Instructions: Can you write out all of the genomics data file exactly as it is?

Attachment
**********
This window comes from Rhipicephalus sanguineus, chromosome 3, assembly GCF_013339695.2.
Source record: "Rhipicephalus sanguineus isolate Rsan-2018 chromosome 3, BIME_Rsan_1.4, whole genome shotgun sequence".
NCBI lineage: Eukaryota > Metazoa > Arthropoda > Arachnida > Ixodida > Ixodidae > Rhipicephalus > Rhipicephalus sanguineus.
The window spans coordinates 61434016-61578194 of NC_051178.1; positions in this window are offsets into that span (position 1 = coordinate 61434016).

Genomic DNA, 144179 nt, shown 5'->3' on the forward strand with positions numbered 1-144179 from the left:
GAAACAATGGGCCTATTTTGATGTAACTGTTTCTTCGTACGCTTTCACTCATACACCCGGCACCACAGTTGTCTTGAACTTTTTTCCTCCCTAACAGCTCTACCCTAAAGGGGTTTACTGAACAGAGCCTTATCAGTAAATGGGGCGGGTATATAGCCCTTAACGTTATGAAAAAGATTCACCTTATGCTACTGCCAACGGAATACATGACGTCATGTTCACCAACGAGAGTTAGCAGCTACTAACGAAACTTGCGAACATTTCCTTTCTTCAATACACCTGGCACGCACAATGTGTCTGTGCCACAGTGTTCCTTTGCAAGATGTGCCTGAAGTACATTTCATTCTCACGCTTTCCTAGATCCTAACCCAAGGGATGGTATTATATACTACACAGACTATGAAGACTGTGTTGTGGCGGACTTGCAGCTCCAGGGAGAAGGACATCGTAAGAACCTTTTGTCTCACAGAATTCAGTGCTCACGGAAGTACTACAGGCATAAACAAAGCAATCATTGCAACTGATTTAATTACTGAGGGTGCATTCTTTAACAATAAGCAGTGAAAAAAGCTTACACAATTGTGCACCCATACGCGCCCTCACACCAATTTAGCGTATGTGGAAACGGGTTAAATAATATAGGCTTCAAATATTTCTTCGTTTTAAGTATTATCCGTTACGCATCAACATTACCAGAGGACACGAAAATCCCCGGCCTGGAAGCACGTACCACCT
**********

This window comes from Rhipicephalus sanguineus, chromosome 3, assembly GCF_013339695.2.
Source record: "Rhipicephalus sanguineus isolate Rsan-2018 chromosome 3, BIME_Rsan_1.4, whole genome shotgun sequence".
NCBI lineage: Eukaryota > Metazoa > Arthropoda > Arachnida > Ixodida > Ixodidae > Rhipicephalus > Rhipicephalus sanguineus.
The window spans coordinates 61434016-61578194 of NC_051178.1; positions in this window are offsets into that span (position 1 = coordinate 61434016).

Genomic DNA, 144179 nt, shown 5'->3' on the forward strand with positions numbered 1-144179 from the left:
GAAACAATGGGCCTATTTTGATGTAACTGTTTCTTCGTACGCTTTCACTCATACACCCGGCACCACAGTTGTCTTGAACTTTTTTCCTCCCTAACAGCTCTACCCTAAAGGGGTTTACTGAACAGAGCCTTATCAGTAAATGGGGCGGGTATATAGCCCTTAACGTTATGAAAAAGATTCACCTTATGCTACTGCCAACGGAATACATGACGTCATGTTCACCAACGAGAGTTAGCAGCTACTAACGAAACTTGCGAACATTTCCTTTCTTCAATACACCTGGCACGCACAATGTGTCTGTGCCACAGTGTTCCTTTGCAAGATGTGCCTGAAGTACATTTCATTCTCACGCTTTCCTAGATCCTAACCCAAGGGATGGTATTATATACTACACAGACTATGAAGACTGTGTTGTGGCGGACTTGCAGCTCCAGGGAGAAGGACATCGTAAGAACCTTTTGTCTCACAGAATTCAGTGCTCACGGAAGTACTACAGGCATAAACAAAGCAATCATTGCAACTGATTTAATTACTGAGGGTGCATTCTTTAACAATAAGCAGTGAAAAAAGCTTACACAATTGTGCACCCATACGCGCCCTCACACCAATTTAGCGTATGTGGAAACGGGTTAAATAATATAGGCTTCAAATATTTCTTCGTTTTAAGTATTATCCGTTACGCATCAACATTACCAGAGGACACGAAAATCCCCGGCCTGGAAGCACGTACCACCT